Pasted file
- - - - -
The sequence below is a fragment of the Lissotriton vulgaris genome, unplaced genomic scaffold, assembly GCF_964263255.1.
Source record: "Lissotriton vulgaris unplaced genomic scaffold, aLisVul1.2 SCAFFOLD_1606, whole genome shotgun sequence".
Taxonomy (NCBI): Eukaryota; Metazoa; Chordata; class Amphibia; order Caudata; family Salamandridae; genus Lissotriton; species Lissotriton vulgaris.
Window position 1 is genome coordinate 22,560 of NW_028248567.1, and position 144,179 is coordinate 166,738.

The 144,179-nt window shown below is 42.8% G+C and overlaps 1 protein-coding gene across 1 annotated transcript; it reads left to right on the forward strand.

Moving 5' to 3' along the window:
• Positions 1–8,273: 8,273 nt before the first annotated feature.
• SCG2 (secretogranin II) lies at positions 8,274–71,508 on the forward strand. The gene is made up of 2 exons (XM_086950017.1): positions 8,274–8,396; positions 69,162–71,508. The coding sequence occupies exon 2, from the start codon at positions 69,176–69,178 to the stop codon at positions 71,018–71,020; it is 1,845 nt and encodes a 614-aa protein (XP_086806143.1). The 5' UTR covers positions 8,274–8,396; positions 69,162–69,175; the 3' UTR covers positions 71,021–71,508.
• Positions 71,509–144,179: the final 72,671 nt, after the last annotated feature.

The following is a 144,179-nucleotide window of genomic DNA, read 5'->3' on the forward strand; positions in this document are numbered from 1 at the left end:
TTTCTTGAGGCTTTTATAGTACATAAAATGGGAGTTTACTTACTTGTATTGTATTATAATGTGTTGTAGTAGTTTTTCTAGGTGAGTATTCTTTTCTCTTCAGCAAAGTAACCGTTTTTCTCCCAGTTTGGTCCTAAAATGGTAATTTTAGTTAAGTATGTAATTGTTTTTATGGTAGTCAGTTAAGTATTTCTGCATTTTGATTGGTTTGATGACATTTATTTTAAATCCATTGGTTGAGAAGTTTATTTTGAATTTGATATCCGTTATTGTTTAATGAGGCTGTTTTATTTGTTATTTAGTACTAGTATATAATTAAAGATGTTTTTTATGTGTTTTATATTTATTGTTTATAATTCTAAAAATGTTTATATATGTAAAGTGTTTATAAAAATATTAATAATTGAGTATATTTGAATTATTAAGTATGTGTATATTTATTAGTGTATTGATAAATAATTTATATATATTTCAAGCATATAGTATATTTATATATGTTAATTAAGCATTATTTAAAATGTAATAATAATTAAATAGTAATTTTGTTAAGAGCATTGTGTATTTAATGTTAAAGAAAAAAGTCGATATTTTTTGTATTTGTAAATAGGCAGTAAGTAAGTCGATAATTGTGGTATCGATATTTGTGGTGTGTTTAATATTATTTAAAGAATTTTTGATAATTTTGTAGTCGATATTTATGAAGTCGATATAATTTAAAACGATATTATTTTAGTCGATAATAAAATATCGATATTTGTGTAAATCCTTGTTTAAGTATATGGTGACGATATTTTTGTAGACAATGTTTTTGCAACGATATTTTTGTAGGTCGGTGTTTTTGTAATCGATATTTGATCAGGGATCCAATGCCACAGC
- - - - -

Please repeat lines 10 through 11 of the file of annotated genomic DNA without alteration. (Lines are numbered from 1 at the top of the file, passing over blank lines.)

The following is a 144,179-nucleotide window of genomic DNA, read 5'->3' on the forward strand; positions in this document are numbered from 1 at the left end:
TTTCTTGAGGCTTTTATAGTACATAAAATGGGAGTTTACTTACTTGTATTGTATTATAATGTGTTGTAGTAGTTTTTCTAGGTGAGTATTCTTTTCTCTTCAGCAAAGTAACCGTTTTTCTCCCAGTTTGGTCCTAAAATGGTAATTTTAGTTAAGTATGTAATTGTTTTTATGGTAGTCAGTTAAGTATTTCTGCATTTTGATTGGTTTGATGACATTTATTTTAAATCCATTGGTTGAGAAGTTTATTTTGAATTTGATATCCGTTATTGTTTAATGAGGCTGTTTTATTTGTTATTTAGTACTAGTATATAATTAAAGATGTTTTTTATGTGTTTTATATTTATTGTTTATAATTCTAAAAATGTTTATATATGTAAAGTGTTTATAAAAATATTAATAATTGAGTATATTTGAATTATTAAGTATGTGTATATTTATTAGTGTATTGATAAATAATTTATATATATTTCAAGCATATAGTATATTTATATATGTTAATTAAGCATTATTTAAAATGTAATAATAATTAAATAGTAATTTTGTTAAGAGCATTGTGTATTTAATGTTAAAGAAAAAAGTCGATATTTTTTGTATTTGTAAATAGGCAGTAAGTAAGTCGATAATTGTGGTATCGATATTTGTGGTGTGTTTAATATTATTTAAAGAATTTTTGATAATTTTGTAGTCGATATTTATGAAGTCGATATAATTTAAAACGATATTATTTTAGTCGATAATAAAATATCGATATTTGTGTAAATCCTTGTTTAAGTATATGGTGACGATATTTTTGTAGACAATGTTTTTGCAACGATATTTTTGTAGGTCGGTGTTTTTGTAATCGATATTTGATCAGGGATCCAATGCCACAGC